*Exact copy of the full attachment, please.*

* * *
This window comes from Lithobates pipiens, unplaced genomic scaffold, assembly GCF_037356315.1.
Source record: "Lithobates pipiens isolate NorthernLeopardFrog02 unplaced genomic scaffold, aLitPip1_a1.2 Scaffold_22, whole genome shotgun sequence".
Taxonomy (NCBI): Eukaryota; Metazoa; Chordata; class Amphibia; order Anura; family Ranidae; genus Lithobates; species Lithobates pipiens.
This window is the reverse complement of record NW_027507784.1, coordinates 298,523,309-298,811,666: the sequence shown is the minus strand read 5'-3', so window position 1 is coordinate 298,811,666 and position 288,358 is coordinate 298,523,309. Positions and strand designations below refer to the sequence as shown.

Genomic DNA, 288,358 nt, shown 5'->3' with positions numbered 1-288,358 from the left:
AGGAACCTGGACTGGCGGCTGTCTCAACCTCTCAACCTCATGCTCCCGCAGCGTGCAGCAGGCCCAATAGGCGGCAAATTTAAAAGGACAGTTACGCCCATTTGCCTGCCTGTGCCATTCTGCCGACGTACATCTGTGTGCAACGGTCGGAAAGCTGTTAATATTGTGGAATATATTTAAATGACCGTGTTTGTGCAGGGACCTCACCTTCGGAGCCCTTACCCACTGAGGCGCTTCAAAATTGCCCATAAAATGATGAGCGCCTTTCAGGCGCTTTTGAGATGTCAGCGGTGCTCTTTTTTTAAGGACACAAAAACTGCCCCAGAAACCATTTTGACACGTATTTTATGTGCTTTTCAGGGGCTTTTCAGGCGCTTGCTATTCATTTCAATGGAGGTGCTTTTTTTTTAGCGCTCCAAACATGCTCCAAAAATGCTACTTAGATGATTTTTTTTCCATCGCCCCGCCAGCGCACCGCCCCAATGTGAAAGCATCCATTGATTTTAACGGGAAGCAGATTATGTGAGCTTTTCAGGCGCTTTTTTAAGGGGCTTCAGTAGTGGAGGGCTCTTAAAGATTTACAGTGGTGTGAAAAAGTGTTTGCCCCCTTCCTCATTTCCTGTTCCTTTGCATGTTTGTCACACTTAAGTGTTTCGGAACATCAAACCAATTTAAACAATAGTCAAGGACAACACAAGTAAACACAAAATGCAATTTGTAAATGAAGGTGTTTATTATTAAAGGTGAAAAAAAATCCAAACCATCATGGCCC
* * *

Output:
This window comes from Lithobates pipiens, unplaced genomic scaffold, assembly GCF_037356315.1.
Source record: "Lithobates pipiens isolate NorthernLeopardFrog02 unplaced genomic scaffold, aLitPip1_a1.2 Scaffold_22, whole genome shotgun sequence".
Taxonomy (NCBI): Eukaryota; Metazoa; Chordata; class Amphibia; order Anura; family Ranidae; genus Lithobates; species Lithobates pipiens.
This window is the reverse complement of record NW_027507784.1, coordinates 298,523,309-298,811,666: the sequence shown is the minus strand read 5'-3', so window position 1 is coordinate 298,811,666 and position 288,358 is coordinate 298,523,309. Positions and strand designations below refer to the sequence as shown.

Genomic DNA, 288,358 nt, shown 5'->3' with positions numbered 1-288,358 from the left:
AGGAACCTGGACTGGCGGCTGTCTCAACCTCTCAACCTCATGCTCCCGCAGCGTGCAGCAGGCCCAATAGGCGGCAAATTTAAAAGGACAGTTACGCCCATTTGCCTGCCTGTGCCATTCTGCCGACGTACATCTGTGTGCAACGGTCGGAAAGCTGTTAATATTGTGGAATATATTTAAATGACCGTGTTTGTGCAGGGACCTCACCTTCGGAGCCCTTACCCACTGAGGCGCTTCAAAATTGCCCATAAAATGATGAGCGCCTTTCAGGCGCTTTTGAGATGTCAGCGGTGCTCTTTTTTTAAGGACACAAAAACTGCCCCAGAAACCATTTTGACACGTATTTTATGTGCTTTTCAGGGGCTTTTCAGGCGCTTGCTATTCATTTCAATGGAGGTGCTTTTTTTTTAGCGCTCCAAACATGCTCCAAAAATGCTACTTAGATGATTTTTTTTCCATCGCCCCGCCAGCGCACCGCCCCAATGTGAAAGCATCCATTGATTTTAACGGGAAGCAGATTATGTGAGCTTTTCAGGCGCTTTTTTAAGGGGCTTCAGTAGTGGAGGGCTCTTAAAGATTTACAGTGGTGTGAAAAAGTGTTTGCCCCCTTCCTCATTTCCTGTTCCTTTGCATGTTTGTCACACTTAAGTGTTTCGGAACATCAAACCAATTTAAACAATAGTCAAGGACAACACAAGTAAACACAAAATGCAATTTGTAAATGAAGGTGTTTATTATTAAAGGTGAAAAAAAATCCAAACCATCATGGCCC